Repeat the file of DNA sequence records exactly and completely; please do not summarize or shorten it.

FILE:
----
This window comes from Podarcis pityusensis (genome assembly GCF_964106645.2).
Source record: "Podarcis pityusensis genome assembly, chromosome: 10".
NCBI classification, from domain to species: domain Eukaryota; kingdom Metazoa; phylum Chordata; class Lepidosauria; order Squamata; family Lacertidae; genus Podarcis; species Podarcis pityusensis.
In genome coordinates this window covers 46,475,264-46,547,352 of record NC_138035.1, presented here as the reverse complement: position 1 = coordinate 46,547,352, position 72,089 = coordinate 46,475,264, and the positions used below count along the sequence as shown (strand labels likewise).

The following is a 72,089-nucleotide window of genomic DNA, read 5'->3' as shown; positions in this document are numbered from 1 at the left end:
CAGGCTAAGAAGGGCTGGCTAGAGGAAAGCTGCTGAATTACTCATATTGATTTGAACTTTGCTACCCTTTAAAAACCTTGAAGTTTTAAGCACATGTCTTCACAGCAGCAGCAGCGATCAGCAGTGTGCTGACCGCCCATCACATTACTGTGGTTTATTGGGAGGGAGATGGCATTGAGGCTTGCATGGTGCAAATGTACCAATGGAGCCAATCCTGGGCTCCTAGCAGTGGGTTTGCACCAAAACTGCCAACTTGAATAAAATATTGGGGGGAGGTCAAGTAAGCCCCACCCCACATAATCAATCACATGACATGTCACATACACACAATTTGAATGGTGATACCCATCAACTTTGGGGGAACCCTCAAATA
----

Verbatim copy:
This window comes from Podarcis pityusensis (genome assembly GCF_964106645.2).
Source record: "Podarcis pityusensis genome assembly, chromosome: 10".
NCBI classification, from domain to species: domain Eukaryota; kingdom Metazoa; phylum Chordata; class Lepidosauria; order Squamata; family Lacertidae; genus Podarcis; species Podarcis pityusensis.
In genome coordinates this window covers 46,475,264-46,547,352 of record NC_138035.1, presented here as the reverse complement: position 1 = coordinate 46,547,352, position 72,089 = coordinate 46,475,264, and the positions used below count along the sequence as shown (strand labels likewise).

The following is a 72,089-nucleotide window of genomic DNA, read 5'->3' as shown; positions in this document are numbered from 1 at the left end:
CAGGCTAAGAAGGGCTGGCTAGAGGAAAGCTGCTGAATTACTCATATTGATTTGAACTTTGCTACCCTTTAAAAACCTTGAAGTTTTAAGCACATGTCTTCACAGCAGCAGCAGCGATCAGCAGTGTGCTGACCGCCCATCACATTACTGTGGTTTATTGGGAGGGAGATGGCATTGAGGCTTGCATGGTGCAAATGTACCAATGGAGCCAATCCTGGGCTCCTAGCAGTGGGTTTGCACCAAAACTGCCAACTTGAATAAAATATTGGGGGGAGGTCAAGTAAGCCCCACCCCACATAATCAATCACATGACATGTCACATACACACAATTTGAATGGTGATACCCATCAACTTTGGGGGAACCCTCAAATA